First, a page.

Judge Rules Dominion Case Can Proceed Against Trump Allies

WASHINGTON (AP) -- A federal judge cleared the way Wednesday for a defamation case by Dominion Voting Systems to proceed against Sidney Powell, Rudy Giuliani and Mike Lindell, allies of former President Donald Trump who had all falsely accused the company of rigging the 2020 presidential election.

U.S. District Judge Carl Nichols ruled that there was no blanket protection on political speech and denied an argument from two of the defendants that the federal court in Washington wasn't the proper venue for the case.

"As an initial matter, there is no blanket immunity for statements that are 'political' in nature," the judge wrote in the 44-page ruling.

While courts have recognized there are some hyperbolic statements in political discourse, "it is simply not the law that provably false statements cannot be actionable if made in the context of an election," Nichols wrote.

The judge also rejected Powell and Lindell's arguments that Dominion had failed to meet a legal burden that their statements were made with "actual malice."

He outlined several instances where the trio made outlandish and blatantly false claims, including when Powell stated that the company was created in Venezuela to rig elections for the late leader Hugo Chavez and that it can switch votes.

In allowing the lawsuit to go forward, Nichols said Dominion had adequately proved that Powell made statements that could lead to a lawsuit "because a reasonable juror could conclude that they were either statements of fact or statements of opinion that implied or relied upon facts that are provably false." Dominion has sought $1.3 billion in damages from the trio.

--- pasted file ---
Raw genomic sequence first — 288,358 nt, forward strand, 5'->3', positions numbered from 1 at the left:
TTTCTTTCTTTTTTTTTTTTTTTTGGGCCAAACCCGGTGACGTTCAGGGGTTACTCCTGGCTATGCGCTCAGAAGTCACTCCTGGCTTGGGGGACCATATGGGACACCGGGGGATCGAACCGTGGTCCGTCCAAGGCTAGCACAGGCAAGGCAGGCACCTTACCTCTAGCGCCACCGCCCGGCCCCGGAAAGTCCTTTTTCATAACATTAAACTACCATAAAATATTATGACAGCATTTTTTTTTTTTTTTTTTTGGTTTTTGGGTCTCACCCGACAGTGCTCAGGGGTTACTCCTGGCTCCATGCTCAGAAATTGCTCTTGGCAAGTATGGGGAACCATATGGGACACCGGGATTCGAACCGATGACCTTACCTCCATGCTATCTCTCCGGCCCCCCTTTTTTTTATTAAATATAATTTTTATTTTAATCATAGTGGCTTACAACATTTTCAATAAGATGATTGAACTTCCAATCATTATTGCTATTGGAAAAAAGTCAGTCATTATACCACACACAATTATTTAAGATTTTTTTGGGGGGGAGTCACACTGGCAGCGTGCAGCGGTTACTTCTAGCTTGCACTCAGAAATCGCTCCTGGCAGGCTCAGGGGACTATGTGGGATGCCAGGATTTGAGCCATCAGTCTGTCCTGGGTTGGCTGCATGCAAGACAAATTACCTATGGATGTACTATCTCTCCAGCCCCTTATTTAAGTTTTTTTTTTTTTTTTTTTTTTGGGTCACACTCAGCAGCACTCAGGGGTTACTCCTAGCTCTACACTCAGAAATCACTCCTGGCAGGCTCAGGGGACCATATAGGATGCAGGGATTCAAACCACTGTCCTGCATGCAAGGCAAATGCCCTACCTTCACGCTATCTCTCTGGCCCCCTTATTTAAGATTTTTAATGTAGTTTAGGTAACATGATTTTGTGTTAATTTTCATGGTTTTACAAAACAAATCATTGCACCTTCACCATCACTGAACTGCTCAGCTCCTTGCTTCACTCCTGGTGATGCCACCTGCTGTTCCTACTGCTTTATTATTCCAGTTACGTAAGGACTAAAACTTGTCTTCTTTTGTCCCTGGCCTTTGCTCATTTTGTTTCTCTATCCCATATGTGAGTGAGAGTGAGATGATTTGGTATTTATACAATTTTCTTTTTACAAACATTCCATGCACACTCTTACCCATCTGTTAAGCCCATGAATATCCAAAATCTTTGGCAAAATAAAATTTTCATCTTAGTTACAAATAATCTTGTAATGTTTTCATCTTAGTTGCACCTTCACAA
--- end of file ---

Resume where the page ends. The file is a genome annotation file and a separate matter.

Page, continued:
The judge used similar language against Lindell, the founder and CEO of MyPillow, saying Dominion proved Lindell had "made his claims knowing that they were false or with reckless disregard for the truth."

Powell and Giuliani, both lawyers who filed election challenges on Trump's behalf, and Lindell, who was one of Trump's most ardent public supporters, made various unproven claims about the voting machine company. Many of those statements came at news conferences, during election rallies and on social media and television.

There was no widespread fraud in the election, which a range of election officials across the country, including Trump's attorney general, William Barr, have confirmed. Republican governors in Arizona and Georgia, key battleground states crucial to Biden's victory, also vouched for the integrity of the elections in their states.

Nearly all the legal challenges from Trump and his allies were dismissed by judges, including two tossed by the Supreme Court, which includes three Trump-nominated justices.

The judge's ruling came just a day after the vote-counting machine maker filed defamation lawsuits against right-wing broadcasters Newsmax Media Inc. and One America News Network, as well as Patrick Byrne, a prominent Trump ally and former chief executive of Overstock.com.